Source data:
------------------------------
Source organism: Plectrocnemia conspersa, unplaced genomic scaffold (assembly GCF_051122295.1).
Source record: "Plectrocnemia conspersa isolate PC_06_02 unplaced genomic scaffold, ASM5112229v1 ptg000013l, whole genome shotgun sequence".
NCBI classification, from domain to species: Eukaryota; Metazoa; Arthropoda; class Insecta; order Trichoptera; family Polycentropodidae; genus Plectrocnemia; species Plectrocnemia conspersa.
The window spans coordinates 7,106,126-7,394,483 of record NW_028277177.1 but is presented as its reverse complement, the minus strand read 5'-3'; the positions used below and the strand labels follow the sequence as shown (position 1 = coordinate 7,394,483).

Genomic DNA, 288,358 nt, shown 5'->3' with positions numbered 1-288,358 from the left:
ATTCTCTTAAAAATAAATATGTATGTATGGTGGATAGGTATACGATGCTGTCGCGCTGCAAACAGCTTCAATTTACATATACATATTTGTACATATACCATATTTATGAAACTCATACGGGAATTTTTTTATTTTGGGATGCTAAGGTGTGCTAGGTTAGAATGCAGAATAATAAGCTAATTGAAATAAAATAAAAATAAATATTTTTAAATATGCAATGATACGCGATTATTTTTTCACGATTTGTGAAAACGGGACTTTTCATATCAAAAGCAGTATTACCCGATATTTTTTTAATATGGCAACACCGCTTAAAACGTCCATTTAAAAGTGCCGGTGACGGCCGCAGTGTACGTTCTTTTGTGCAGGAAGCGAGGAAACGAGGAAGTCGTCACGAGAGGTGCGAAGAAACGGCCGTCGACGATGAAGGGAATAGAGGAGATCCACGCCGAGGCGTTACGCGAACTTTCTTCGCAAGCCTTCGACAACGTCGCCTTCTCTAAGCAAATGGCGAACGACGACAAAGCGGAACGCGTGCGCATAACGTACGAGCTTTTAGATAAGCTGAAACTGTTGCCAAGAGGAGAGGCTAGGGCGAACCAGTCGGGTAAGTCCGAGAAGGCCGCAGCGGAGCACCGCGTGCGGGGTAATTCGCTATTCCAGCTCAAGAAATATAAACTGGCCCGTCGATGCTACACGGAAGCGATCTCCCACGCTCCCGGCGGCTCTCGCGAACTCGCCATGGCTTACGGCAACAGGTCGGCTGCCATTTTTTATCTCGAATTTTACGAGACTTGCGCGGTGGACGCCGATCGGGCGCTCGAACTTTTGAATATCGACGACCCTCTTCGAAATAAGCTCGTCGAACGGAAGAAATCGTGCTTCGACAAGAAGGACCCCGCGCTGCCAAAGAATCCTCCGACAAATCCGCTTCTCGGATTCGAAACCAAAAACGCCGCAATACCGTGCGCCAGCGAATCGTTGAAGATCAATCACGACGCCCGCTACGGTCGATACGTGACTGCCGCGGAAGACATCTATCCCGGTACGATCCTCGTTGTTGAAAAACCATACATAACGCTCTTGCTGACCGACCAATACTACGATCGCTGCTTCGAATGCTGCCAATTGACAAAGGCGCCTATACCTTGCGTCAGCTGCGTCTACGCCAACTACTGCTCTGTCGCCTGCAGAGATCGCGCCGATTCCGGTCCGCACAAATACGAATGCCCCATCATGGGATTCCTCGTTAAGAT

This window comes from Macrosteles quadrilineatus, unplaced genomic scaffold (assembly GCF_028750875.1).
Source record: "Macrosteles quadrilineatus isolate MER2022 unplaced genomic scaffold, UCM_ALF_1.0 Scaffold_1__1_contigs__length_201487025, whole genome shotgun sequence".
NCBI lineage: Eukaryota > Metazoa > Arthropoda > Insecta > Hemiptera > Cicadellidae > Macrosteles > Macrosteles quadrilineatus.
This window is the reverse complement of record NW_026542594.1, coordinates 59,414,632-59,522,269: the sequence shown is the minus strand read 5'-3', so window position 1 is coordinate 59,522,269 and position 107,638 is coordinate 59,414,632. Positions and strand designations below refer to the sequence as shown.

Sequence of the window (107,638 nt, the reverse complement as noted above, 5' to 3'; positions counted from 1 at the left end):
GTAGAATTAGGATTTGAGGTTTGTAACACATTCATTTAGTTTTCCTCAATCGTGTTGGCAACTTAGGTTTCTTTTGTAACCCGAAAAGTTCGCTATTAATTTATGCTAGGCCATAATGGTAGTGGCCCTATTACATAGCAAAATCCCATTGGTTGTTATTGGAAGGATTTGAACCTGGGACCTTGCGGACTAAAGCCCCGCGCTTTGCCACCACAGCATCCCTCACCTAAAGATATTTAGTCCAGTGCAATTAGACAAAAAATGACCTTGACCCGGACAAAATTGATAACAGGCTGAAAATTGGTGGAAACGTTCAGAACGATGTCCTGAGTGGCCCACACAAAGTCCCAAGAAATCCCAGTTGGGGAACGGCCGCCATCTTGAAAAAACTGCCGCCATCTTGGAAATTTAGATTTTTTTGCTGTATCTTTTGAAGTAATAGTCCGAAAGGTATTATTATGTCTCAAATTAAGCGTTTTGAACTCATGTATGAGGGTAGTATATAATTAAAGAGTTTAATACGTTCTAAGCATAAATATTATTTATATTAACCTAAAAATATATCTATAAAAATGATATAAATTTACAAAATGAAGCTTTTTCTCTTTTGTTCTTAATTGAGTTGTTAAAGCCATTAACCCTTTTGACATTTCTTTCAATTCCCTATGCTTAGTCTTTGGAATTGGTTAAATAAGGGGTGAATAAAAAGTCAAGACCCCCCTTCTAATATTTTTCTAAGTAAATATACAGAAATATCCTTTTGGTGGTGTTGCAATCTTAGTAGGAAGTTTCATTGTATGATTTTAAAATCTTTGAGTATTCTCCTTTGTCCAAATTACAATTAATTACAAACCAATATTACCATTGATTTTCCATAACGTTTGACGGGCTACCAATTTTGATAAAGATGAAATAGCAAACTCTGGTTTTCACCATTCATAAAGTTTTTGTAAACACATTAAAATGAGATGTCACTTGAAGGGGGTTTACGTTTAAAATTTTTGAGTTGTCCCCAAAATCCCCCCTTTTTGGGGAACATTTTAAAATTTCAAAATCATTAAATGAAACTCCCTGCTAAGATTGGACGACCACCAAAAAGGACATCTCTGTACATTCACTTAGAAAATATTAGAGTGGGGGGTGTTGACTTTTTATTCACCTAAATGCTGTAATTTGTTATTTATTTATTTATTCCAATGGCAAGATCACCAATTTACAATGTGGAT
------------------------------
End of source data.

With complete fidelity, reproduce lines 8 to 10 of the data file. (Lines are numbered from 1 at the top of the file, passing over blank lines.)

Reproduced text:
Source record: "Macrosteles quadrilineatus isolate MER2022 unplaced genomic scaffold, UCM_ALF_1.0 Scaffold_1__1_contigs__length_201487025, whole genome shotgun sequence".
NCBI lineage: Eukaryota > Metazoa > Arthropoda > Insecta > Hemiptera > Cicadellidae > Macrosteles > Macrosteles quadrilineatus.
This window is the reverse complement of record NW_026542594.1, coordinates 59,414,632-59,522,269: the sequence shown is the minus strand read 5'-3', so window position 1 is coordinate 59,522,269 and position 107,638 is coordinate 59,414,632. Positions and strand designations below refer to the sequence as shown.